Lizotte's objection fails. It assumes that the jury had to believe all of a witness's story or none of it. But a jury may find a witness credible in part and incredible in part. For example, the jury could have believed Sackett lied about his explicit acknowledgment to Lizotte of drug-related cash, but had testified truthfully about the arrangements he made with Lizotte to hide the cash. If the jury so believed, there was evidence before it justifying the inference that Lizotte had consciously avoided what was obviously before him.
The instruction did not mandate the inference. The words to which objection is made consisted of two sentences in a charge that runs for 20 typed pages and carefully respects the independence of the jury in its function of making factual inferences. Although Lizotte did not testify and personally claim a lack of knowledge, the thrust of his counsel's presentation of the case to the jury was that the transactions Lizotte carried out for Sackett and Tomlinson were proper legal work without guilty design or knowledge. The instruction told the jury how they might evaluate this claim. Accordingly, the instruction was appropriate. United States v. Martin, 815 F.2d 818, 823 (1st Cir.), cert. denied, ___ U.S. ___, 108 S.Ct. 89, 98 L.Ed.2d 51 (1987). As a whole, the instructions fully and fairly laid the case before the jury.
2. The district court in its charge referred to a conversation between Lizotte and Butchka where it was observed that some of the investments they were discussing would not yield a profit but would be "just a place to keep your money." The court told the jury, "You might consider that to be unusual. . . . That's the sort of thing you might want to consider. Whether it has any effect or not is certainly not for me to say. You are the people to make these judgments." Lizotte objects that this part of the charge told the jury that it might draw an inference of criminal intent from a portion of a conversation that was entirely proper in its focus on capital appreciation as more advantageous than cash profit. Due process, Lizotte contends, was denied him when the jury was permitted to make such an inference. Francis v. Franklin, 471 U.S. 307, 314-315, 105 S.Ct. 1965, 1971-1972, 85 L.Ed.2d 344 (1985).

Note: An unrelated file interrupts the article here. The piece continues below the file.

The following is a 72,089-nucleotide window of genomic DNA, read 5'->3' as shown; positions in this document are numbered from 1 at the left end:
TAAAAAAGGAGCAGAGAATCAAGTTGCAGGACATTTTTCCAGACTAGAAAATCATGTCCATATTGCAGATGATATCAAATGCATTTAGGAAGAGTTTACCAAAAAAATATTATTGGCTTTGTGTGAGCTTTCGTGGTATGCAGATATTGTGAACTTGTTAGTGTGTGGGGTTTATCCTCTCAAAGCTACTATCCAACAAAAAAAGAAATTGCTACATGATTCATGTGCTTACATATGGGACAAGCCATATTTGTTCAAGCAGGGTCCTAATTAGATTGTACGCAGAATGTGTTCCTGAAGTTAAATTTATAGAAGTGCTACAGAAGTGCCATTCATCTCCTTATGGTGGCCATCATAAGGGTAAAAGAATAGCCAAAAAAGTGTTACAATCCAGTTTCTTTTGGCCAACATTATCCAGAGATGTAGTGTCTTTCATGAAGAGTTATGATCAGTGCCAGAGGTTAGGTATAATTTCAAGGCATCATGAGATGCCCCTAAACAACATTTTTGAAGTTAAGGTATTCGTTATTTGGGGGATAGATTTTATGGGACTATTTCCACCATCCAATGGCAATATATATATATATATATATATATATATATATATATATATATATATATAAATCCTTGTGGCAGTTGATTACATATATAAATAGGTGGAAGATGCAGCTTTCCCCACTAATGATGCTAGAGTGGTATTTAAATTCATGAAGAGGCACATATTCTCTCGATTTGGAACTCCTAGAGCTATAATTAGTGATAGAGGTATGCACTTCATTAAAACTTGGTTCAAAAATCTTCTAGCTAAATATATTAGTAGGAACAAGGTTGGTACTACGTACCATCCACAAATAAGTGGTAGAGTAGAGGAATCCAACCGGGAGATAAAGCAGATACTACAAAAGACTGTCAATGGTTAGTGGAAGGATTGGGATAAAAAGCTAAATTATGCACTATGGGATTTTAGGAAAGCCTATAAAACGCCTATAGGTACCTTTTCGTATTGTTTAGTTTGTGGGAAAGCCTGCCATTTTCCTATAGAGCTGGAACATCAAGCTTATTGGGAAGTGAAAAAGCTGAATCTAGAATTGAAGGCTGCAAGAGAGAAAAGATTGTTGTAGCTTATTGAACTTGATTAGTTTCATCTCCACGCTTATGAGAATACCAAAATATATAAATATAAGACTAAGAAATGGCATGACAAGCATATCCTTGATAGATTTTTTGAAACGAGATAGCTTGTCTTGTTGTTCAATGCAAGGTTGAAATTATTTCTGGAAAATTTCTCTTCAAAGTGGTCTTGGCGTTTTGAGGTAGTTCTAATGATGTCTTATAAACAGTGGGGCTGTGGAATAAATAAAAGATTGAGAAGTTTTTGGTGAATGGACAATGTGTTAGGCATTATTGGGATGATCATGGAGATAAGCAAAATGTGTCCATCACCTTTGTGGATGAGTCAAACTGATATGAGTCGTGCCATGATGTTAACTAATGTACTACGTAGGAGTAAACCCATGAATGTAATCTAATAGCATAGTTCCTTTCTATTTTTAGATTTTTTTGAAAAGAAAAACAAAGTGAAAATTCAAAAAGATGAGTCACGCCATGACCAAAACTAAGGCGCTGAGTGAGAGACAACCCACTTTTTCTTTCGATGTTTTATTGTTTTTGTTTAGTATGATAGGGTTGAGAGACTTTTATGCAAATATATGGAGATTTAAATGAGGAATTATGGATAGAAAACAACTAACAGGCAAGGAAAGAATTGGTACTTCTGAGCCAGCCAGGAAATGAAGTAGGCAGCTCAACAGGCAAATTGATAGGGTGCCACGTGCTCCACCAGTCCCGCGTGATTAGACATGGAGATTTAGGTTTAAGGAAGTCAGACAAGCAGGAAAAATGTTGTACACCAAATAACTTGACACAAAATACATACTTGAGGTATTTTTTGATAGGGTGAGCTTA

The objection fails. It is well within the discretion of the district court to comment on the evidence. Aggarwal v. Ponce School of Medicine, 837 F.2d 17, 22 (1st Cir. 1988). The judge's comment did not invade the jury's province of deciding credibility, making inferences, and weighing testimony. See Quercia v. United States, 289 U.S. 466, 470-71, 53 S.Ct. 698, 699-700, 77 L.Ed. 1321 (1933). The judge's comment directed the jury's attention to a conversation that did indeed begin with a discussion of legitimate investments, but where Butchka, posing as a drug dealer, then revealed to Lizotte that he had $200,000 in cash in a suitcase and Lizotte told him that while he had "a problem" Lizotte "could siphon the money through a legitimate business." In context, Butchka's testimony as to this conversation was probative of Lizotte's method of operation and so of his criminal intent.
3. Sackett, in his lawful work a wholesaler of fish, was accustomed to keeping records; he also kept records of his drug sales. Each evening of 1984 he wrote on the calendar the amount of cocaine he had sold that day with a code number for the buyer. At the end of 1984 he transferred the weekly sales totals from 1984 to the 1985 calendar for the corresponding weeks so he could make an easy comparison between how he did in 1984 and how he was doing in 1985. He destroyed the 1984 calendar. Lizotte objected to the introduction of the 1985 calendar in evidence and presses the objection here.
The objection is without merit. Sackett's 1984 entries were a business record made contemporaneously with the sales of the drug and so were admissible. Federal Rules of Evidence 803(6). Sackett's transfer of the record to another calendar did not destroy its credibility.